At first glance, Whiskey Tango Foxtrot looks like a clear cut comedy. Tina Fey is front and center, the trailer is packed with joke after joke and the title itself is just a use of military lingo to say "WTF." How could it be anything but laughs?
But there's a bit more war in this "war comedy" than you would expect from the film's marketing, giving the movie a bit of an identity crisis. It's based on the book The Taliban Shuffle: Strange Days in Afghanistan and Pakistan, a memoir by journalist Kim Barker about her experiences reporting overseas. And things get kind of dark.
Do misplaced expectations make it a bad movie, though?
I saw the movie with fellow GuideLive writer Sarah Blaskovich. Here's our evaluation of the movie:
Britton Peele: Sarah, I don't know if you watched many trailers or clips for this movie before it came out, but when I asked you to see Whiskey Tango Foxtrot with me I thought it was going to be at least 75 percent comedy (and not just because it starred Tina Fey). I was caught off-guard by how serious a lot of it was. Were you surprised?
Sarah Blaskovich: Yes, so much.
After seeing the movie, my first thought was: What ARE you, Whiskey Tango Foxtrot? There are funny parts, but it's certainly not a comedy. There's romance but it's not a rom-com. There's action but it's not an action film. And instead of being this delicious stew of all of those things, it's a disjointed version of each one.
This is a movie that has a lot of heart and a ton of name-brand celebrities, yet I never need to see it again.
Did any of that ring true with you?
Britton: Totally. I would still say that comedy is a huge chunk of what the movie tries to accomplish, but it was really more about war. Fey's character, Kim, is a journalist (just like us!) that decides to spend a few months overseas in Afghanistan to do war reporting for her network. Only "a few months" turns into "a few years" of reporting sprinkled in with a surprising number of parties, a wedding and a romantic fling with a surprisingly Scottish Martin Freeman.
I thought the war reporting aspect was interesting, in part because I'm not the kind of person that would ever have the stomach to take that kind of assignment myself. Sarah, you have a lot more experience doing actual journalism than I do (most of my career has been as a critic), with some of it being in a country that wasn't your home. Did any of that stuff resonate with you at all?
Sarah: That's a great question. Yes, I enjoyed a glimpse into the life of a war correspondent. (If this based-on-a-true-story movie is to be believed, war reporters drink a lot of whiskey.) I also found myself captivated by the odd relationships people develop when they're uprooted from home and forced to live, dorm style, with a bunch of strangers from all over the world.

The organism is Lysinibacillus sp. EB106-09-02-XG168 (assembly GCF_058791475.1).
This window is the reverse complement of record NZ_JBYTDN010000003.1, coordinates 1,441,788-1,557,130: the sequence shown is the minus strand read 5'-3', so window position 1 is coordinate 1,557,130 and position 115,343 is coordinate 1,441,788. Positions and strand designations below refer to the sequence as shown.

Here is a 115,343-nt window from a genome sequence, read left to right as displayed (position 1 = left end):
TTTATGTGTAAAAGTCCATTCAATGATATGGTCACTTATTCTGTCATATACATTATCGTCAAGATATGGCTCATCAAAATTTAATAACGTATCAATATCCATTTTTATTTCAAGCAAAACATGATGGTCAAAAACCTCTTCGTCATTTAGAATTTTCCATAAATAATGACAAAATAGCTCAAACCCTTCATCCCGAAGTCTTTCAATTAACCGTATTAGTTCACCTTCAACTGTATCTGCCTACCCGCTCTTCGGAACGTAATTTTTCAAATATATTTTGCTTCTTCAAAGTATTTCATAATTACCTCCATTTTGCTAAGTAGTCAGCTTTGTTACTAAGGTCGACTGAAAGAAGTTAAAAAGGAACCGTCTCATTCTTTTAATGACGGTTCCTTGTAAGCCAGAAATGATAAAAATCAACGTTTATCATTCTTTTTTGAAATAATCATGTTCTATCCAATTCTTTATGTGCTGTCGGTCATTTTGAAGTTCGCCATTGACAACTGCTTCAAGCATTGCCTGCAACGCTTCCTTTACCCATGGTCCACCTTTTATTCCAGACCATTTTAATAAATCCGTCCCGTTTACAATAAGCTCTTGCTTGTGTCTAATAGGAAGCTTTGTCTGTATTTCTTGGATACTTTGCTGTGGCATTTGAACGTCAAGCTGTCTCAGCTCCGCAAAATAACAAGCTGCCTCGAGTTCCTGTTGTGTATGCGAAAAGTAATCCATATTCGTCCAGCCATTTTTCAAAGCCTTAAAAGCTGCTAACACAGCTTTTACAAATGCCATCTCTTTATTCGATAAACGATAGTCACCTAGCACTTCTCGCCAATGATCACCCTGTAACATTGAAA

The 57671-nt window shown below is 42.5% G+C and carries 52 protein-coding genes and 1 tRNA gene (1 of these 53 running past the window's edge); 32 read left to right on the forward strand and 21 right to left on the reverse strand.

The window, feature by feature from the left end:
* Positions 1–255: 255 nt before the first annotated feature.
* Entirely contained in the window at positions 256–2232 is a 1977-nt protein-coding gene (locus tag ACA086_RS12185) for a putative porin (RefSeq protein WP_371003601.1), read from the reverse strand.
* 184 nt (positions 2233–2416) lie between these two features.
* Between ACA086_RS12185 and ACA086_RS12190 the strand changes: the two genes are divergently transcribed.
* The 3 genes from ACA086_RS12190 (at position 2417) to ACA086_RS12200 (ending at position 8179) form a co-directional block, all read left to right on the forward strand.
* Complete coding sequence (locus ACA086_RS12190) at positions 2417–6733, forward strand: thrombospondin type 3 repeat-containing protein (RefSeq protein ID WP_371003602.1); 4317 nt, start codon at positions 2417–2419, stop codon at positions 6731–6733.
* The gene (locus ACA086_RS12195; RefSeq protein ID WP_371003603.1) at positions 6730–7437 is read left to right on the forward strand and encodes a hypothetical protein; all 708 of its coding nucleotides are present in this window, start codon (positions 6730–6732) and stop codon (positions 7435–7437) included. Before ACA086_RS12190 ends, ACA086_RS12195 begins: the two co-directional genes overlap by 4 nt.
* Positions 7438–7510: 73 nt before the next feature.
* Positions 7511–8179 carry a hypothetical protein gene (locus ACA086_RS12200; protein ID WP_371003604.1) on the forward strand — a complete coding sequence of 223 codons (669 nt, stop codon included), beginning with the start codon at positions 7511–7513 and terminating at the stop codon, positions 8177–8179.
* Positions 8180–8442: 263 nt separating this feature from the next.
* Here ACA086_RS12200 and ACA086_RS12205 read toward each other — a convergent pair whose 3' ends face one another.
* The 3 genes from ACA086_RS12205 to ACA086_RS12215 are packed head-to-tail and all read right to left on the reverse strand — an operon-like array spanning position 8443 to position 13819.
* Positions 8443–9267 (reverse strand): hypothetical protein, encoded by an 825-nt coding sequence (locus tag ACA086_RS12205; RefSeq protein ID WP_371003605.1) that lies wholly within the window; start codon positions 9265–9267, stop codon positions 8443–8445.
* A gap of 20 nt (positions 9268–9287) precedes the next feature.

I'm giving the movie more credit than I want to, though, because on the whole it felt muddled. My notes say things like "The pacing is all wrong" and "I have no idea where this story is going" and "Every moment is so short that no 'feeling' seems to last." Was that all on purpose? Is the joke on me?
Britton: No, I think you're right. I personally felt that, when the movie tried to be humorous, it nailed it (in no small part because Fey is a genius). Even some of the other lighthearted but not overtly comedic scenes worked well, too. I particularly liked Fahim, who serves as Kim's guide and eventually becomes one of her closest friends. He brought a lot of heart to the story for me.
But then sometimes things would get really dark. One scene in particular is actually quite bloody and horrifying. I imagine the disconnect was at least partly intentional on the part of the filmmakers -- kind of a, "In war, life can get incredibly crappy right when you start having fun" sort of message, but I'm not sure that always made for a cohesive movie-going experience.
What's some stuff that worked for you? Because I get the impression that you didn't hate it, even if you wouldn't see it again.
Sarah: Tina Fey worked for me. I don't know if I've ever taken her seriously before, and I had no trouble believing and even liking her character. The story worked for me too: I felt the struggles and the joys of a gaggle of journalists who don't have much in common.
Oh, and I liked Billy Bob Thornton. God, I love him.
But one more beef: What is up with the name of this movie? Whiskey Tango Foxtrot, for short, is WTF. That had nothing to do with the movie but is, I guess, interesting? I think those words are also military call letters. Which is not interesting. Combine the movie's identity crisis with the fact that it has a really sucky title and I think somebody should have hired a better PR firm.
Britton: I actually disagree with you on the title. I thought the "WTF" meaning was clever, personally.
You did mention in your notes that the war story is more interesting since you've been listening to season two of Serial. Would you recommend this movie to fans of the podcast?
Sarah: Yes, I would. For those of us who haven't been to Afghanistan, listening to a podcast about it can make it hard to picture just what conditions were like. I felt like I better understand Serial, season two -- and I also felt a deeper appreciation for our military men and women in Afghanistan -- after seeing this movie.